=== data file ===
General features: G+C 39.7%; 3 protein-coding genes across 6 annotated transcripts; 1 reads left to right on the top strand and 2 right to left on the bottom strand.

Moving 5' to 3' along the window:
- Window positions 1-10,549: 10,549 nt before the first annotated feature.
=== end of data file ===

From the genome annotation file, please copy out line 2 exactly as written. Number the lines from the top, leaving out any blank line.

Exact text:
Moving 5' to 3' along the window: